Higher enhancing tissue volume and serosal invasion detected through preoperative contrast-enhanced computer tomography (CT) could be correlated with shorter disease-free survival (DFS) in patients with a gastrointestinal stromal tumor (GIST), according to a recently published study in Abdominal Radiology.

The recurrence of high-risk GISTs after surgical resection is a common occurrence; therefore, patients that are considered to have a higher risk of recurrence receive adjuvant treatment with imatinib after surgery. Currently, the most commonly used parameters to determine if a patient should receive adjuvant therapy include tumor size, mitotic rate, and tumor size, Xiao-Shan Chen, of the Zhongshan Hospital in Shanghai, China, and colleagues, noted.

Tumor size is typically expressed as the maximal diameter of the tumor, disregarding necrotic tissue and cysts. However, there is a number of studies that suggest that the presence of necrosis and cysts could have an impact on DFS, the authors added.


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The study team noted that the cystic and necrotic components of the tumor could be separated from viable tumor components using contrast-enhanced CT and postprocessing software.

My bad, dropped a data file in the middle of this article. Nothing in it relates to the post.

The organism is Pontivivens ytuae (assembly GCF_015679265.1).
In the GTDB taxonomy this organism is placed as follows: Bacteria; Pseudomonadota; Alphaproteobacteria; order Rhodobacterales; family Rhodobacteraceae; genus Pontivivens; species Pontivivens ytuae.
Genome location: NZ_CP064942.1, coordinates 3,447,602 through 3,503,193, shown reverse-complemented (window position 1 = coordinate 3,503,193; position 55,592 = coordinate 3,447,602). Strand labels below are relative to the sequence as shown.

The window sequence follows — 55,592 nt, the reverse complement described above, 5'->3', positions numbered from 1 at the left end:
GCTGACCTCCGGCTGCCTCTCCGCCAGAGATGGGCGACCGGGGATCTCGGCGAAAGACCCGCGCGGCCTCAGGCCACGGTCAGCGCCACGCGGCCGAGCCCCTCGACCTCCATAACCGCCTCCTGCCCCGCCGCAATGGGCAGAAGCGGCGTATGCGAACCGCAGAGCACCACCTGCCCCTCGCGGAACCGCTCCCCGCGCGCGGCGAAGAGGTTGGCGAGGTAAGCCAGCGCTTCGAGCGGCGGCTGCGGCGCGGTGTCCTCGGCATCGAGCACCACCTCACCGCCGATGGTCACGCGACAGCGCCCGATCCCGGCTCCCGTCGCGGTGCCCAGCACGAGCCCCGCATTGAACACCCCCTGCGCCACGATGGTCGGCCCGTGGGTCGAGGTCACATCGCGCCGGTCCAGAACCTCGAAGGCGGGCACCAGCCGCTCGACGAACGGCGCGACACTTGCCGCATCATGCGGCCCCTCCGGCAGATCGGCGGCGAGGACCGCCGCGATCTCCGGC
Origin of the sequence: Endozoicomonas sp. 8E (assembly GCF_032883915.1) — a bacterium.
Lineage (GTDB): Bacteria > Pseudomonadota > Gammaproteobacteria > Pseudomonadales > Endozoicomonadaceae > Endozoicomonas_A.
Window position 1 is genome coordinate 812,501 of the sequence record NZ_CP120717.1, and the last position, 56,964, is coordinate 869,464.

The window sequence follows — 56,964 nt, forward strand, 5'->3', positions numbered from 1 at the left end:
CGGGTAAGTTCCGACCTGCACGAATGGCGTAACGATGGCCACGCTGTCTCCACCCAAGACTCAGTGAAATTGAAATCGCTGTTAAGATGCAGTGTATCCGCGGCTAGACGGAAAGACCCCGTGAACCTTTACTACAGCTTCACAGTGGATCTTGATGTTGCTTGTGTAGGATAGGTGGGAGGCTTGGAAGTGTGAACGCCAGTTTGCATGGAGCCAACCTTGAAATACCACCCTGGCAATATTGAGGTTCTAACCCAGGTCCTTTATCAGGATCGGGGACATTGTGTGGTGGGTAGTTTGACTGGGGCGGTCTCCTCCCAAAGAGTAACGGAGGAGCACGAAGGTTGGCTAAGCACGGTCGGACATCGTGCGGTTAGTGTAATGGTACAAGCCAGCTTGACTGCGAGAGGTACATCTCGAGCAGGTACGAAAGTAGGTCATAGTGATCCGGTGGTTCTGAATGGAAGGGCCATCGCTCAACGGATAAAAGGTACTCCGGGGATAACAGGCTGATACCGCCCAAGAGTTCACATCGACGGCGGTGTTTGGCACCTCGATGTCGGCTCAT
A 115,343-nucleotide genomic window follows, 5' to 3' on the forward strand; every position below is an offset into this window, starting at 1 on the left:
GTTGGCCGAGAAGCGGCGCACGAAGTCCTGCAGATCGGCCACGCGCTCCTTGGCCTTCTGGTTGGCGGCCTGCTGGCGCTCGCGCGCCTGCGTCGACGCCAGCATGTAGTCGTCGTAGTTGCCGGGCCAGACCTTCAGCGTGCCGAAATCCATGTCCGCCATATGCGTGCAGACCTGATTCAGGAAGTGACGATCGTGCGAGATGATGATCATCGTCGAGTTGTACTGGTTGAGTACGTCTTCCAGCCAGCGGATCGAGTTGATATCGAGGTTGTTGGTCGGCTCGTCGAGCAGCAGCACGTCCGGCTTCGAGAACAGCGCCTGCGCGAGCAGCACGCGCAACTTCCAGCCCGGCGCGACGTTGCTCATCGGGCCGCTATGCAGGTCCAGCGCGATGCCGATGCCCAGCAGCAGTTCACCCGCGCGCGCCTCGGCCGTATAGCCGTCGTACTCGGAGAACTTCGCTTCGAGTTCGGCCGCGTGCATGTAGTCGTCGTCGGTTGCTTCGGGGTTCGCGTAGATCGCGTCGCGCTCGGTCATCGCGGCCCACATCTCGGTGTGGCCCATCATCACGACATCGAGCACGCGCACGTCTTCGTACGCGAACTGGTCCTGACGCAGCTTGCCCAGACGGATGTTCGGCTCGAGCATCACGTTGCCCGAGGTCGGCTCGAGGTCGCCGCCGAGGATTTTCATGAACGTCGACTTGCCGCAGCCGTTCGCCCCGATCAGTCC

“Thus, this study was mainly aimed to evaluate whether preoperative CT quantitative features could help predict the disease-free survival after curative resection for patients with primary gastric GISTs,” they wrote.

The retrospective study collected data from over 200 patients who underwent curative intent surgery for primary gastric GIST and had a preoperatory dual-phase contrast-enhanced CT in the 30 days before the surgery. The mean follow-up period was 60 months.

The qualitative and quantitative features of the CTs were assessed by 2 abdominal radiologists with over 5 years of experience that received training before the study. Researchers used univariate and multivariate Cox regression analyses to determine independent risk factors for shorter DFS.

Statistical analysis revealed that enhancing tumor volume, meaning the part of the tumor with tumor viability excluding necrotic and cystic tissue, was an independent risk factor for shorter DFS, thus suggesting that it might outperform tumor size in predicting DFS. The serosal invasion was also associated with shorter DFS. The authors recommend performing a multicenter prospective study to verify the conclusions of the study. 

Reference

Chen, X, Yuan, W, et al. Prognostic value of preoperative CT features for disease-free survival in patients with primary gastric gastrointestinal stromal tumors after resection. Abdom Radiol. Published online October 20, 2022. doi:10.1007/s00261-022-03725-9